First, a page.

Evangelical Christians in the U.S. are not a monolithic voting blocthat supports conservative candidates. There has always been a politically progressive contingent among evangelicalism. Jim Wallis, founder of the left-leaning evangelical magazine Sojourners, for example, served as a member of President Obamas Advisory Council on Faith-Based and Community Partnerships. Unsurprisingly, progressive evangelical voters have been critical of the presidents character as well as his policies.

But what appears to have changed of late is that some politically conservative evangelicals those who prioritize abortion restrictions, opposition to same-sex marriage and religious freedom agree less than they did in 2016 that Trump deserves their vote.

In this reading, the Bible does not have a category for a good leader with bad personal character. Nor does it seem to imagine that a nation can remain untainted by the perceived moral failures of its leaders.

‘i Was Told That I Needed To Become A Republican If I Was Going To Be A Christian’

Lisa Sharon Harper outed herself as a Democrat in her 2008 book, Evangelical Does Not Equal Republican or Democrat, but she hasn’t always been one.

“The people who introduced me to God and Jesus and faith were white evangelicals,” said the 51-year-old Christian author and speaker, and founder of a social justice organisation in the US.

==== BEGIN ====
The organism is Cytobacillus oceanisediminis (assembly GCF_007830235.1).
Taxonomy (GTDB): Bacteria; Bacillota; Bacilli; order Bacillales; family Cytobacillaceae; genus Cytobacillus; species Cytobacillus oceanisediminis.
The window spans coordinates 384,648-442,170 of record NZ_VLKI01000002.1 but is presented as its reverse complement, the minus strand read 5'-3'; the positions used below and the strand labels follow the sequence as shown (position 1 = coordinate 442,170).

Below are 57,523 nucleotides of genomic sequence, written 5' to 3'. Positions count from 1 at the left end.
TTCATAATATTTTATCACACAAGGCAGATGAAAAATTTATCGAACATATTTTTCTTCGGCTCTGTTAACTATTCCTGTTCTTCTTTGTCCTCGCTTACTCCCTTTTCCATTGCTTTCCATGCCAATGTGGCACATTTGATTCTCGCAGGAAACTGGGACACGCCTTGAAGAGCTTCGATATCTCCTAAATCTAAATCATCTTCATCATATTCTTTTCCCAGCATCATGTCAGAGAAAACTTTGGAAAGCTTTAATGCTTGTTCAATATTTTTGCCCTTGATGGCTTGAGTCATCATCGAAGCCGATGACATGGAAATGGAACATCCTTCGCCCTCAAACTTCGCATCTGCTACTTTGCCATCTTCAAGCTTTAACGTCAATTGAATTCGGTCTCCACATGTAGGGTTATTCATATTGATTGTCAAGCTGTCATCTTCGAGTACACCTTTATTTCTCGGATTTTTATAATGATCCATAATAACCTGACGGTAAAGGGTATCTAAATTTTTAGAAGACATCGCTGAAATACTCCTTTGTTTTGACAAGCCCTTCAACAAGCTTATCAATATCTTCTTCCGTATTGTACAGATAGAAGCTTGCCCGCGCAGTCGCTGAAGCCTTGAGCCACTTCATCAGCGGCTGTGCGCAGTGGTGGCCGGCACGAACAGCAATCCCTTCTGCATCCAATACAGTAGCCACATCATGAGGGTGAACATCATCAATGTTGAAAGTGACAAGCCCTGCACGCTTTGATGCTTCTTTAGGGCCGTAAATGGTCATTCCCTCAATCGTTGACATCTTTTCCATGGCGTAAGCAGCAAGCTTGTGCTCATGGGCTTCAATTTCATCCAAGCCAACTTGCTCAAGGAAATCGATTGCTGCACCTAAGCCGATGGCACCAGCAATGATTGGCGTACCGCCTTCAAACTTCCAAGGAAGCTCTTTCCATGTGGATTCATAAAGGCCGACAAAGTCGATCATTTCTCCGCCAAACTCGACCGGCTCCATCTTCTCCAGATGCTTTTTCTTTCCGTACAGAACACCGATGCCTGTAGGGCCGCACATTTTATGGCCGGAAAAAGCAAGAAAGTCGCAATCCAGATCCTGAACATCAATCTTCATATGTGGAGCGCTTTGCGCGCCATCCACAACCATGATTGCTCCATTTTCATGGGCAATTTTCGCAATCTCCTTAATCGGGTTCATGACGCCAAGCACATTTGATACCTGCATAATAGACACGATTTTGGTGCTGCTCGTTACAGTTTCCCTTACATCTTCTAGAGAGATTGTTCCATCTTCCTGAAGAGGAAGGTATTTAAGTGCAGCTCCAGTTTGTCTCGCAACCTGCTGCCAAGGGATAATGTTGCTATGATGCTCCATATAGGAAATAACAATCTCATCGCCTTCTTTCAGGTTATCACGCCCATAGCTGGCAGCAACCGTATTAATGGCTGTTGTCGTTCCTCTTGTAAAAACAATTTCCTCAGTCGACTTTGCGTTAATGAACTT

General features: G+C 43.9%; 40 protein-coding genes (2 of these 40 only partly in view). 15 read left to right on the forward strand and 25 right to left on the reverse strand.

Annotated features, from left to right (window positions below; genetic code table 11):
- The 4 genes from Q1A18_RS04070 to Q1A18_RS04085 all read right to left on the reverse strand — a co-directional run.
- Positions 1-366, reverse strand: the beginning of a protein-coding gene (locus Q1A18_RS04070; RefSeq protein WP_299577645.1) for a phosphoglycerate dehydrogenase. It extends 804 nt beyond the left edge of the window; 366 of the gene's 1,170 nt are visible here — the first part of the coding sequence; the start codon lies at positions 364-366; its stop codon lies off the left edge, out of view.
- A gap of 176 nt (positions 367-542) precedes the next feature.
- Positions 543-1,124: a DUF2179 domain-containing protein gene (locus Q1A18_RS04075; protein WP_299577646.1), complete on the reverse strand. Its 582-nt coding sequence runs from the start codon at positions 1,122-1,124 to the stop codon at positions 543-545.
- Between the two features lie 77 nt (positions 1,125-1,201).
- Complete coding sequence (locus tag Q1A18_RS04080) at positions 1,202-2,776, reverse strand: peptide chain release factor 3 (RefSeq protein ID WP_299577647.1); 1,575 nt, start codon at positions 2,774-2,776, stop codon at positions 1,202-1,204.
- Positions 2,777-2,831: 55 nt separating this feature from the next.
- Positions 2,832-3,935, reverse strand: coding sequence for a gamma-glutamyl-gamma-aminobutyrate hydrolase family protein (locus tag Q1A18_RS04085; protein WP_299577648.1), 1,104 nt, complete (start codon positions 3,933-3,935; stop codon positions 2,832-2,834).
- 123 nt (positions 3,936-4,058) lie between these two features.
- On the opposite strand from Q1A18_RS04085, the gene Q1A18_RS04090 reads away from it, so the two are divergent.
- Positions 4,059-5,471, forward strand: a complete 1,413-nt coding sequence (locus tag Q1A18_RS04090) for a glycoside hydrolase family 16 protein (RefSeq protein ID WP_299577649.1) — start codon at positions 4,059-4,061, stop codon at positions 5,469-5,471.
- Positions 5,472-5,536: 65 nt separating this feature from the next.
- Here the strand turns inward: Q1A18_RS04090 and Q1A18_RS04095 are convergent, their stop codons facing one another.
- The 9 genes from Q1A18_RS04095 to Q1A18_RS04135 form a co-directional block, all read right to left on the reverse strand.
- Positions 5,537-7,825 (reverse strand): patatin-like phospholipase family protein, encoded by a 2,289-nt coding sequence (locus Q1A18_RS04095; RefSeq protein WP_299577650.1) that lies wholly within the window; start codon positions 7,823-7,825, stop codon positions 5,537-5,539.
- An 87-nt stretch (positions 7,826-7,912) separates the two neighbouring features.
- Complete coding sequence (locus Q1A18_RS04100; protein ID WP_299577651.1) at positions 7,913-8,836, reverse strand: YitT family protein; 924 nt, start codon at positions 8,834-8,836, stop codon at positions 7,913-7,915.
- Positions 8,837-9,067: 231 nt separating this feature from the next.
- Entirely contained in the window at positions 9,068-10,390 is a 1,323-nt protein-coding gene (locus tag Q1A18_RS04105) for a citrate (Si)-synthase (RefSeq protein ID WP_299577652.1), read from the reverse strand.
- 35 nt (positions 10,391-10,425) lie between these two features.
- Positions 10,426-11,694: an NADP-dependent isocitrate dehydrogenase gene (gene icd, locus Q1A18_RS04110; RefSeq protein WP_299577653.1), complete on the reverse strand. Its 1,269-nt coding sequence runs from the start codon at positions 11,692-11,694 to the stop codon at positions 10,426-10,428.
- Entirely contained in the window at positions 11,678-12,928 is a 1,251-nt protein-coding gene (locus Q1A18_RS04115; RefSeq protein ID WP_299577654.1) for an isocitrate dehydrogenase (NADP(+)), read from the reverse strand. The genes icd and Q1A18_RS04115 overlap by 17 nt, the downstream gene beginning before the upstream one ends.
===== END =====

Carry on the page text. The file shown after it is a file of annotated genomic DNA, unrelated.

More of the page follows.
“Within a year, I was told that I needed to become a Republican if I was going to be a Christian.”

It was the early 80s, around the same time Moral Majority a political organisation in the US with strong ties to the religious right and Republican Party was gaining momentum.

The group opposed movements they believed undermined traditional Christian moral values, such as civil rights, women’s liberty, same-sex marriage, and the teaching of evolution.

Ms Harper was only 14 years old when she became a Christian, and not allowed to vote yet. But in 1984, she tried to convince her mum to vote for the Republican presidential candidate Ronald Reagan.

“There was no way she was going to do that,” Ms Harper said.

“She was part of the civil rights movement, and she understood something I really did not understand then the religious right actually came to be as a counter movement to the gains of people of colour.”

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Explaining The Religious Vote For Trump

New research by LSU sociologists indicate it wasnt Christian nationalism that drove churchgoers Trump vote in 2016. Rather, surprisingly, Christian nationalism was important among non-churchgoers.

The researchers were not surprised to see how Christian nationalism drove a big part of the so-called religious vote for Trump in 2016, but quite surprised to see that the connection was so strong for voters who dont attend church, compared to those who do.

Stroope and Rackin suggest the 2016 Christian nationalist vote for Trump was buoyed by the religiously disconnected, or unchurched.

LSU sociologists Samuel Stroope and Heather Rackin cannot dismiss the possibility of Christian nationalism becoming an even stronger driver of American politics in the future.